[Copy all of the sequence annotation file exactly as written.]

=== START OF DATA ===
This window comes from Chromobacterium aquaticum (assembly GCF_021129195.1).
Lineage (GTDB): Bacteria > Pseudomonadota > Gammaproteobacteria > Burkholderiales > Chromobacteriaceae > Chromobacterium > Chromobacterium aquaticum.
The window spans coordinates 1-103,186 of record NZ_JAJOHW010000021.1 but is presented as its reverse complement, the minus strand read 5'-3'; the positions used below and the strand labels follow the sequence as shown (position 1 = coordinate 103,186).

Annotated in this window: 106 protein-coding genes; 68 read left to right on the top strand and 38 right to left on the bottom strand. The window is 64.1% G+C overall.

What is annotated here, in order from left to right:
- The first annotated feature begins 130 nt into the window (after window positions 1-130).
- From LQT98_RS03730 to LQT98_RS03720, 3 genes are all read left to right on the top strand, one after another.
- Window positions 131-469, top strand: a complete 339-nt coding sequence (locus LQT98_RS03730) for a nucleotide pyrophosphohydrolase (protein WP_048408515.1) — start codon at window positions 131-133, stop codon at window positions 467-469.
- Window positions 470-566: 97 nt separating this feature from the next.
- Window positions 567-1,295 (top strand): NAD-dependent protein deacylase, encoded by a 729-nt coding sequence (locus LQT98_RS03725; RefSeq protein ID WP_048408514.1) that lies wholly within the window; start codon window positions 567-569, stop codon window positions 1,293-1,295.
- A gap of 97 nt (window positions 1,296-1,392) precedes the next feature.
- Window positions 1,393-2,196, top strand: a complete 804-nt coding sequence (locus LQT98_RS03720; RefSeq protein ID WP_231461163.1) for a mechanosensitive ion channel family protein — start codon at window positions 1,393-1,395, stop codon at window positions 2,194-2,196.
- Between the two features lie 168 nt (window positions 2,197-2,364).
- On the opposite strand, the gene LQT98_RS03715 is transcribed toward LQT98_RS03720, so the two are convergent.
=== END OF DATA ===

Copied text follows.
This window comes from Chromobacterium aquaticum (assembly GCF_021129195.1).
Lineage (GTDB): Bacteria > Pseudomonadota > Gammaproteobacteria > Burkholderiales > Chromobacteriaceae > Chromobacterium > Chromobacterium aquaticum.
The window spans coordinates 1-103,186 of record NZ_JAJOHW010000021.1 but is presented as its reverse complement, the minus strand read 5'-3'; the positions used below and the strand labels follow the sequence as shown (position 1 = coordinate 103,186).

Annotated in this window: 106 protein-coding genes; 68 read left to right on the top strand and 38 right to left on the bottom strand. The window is 64.1% G+C overall.

What is annotated here, in order from left to right:
- The first annotated feature begins 130 nt into the window (after window positions 1-130).
- From LQT98_RS03730 to LQT98_RS03720, 3 genes are all read left to right on the top strand, one after another.
- Window positions 131-469, top strand: a complete 339-nt coding sequence (locus LQT98_RS03730) for a nucleotide pyrophosphohydrolase (protein WP_048408515.1) — start codon at window positions 131-133, stop codon at window positions 467-469.
- Window positions 470-566: 97 nt separating this feature from the next.
- Window positions 567-1,295 (top strand): NAD-dependent protein deacylase, encoded by a 729-nt coding sequence (locus LQT98_RS03725; RefSeq protein ID WP_048408514.1) that lies wholly within the window; start codon window positions 567-569, stop codon window positions 1,293-1,295.
- A gap of 97 nt (window positions 1,296-1,392) precedes the next feature.
- Window positions 1,393-2,196, top strand: a complete 804-nt coding sequence (locus LQT98_RS03720; RefSeq protein ID WP_231461163.1) for a mechanosensitive ion channel family protein — start codon at window positions 1,393-1,395, stop codon at window positions 2,194-2,196.
- Between the two features lie 168 nt (window positions 2,197-2,364).
- On the opposite strand, the gene LQT98_RS03715 is transcribed toward LQT98_RS03720, so the two are convergent.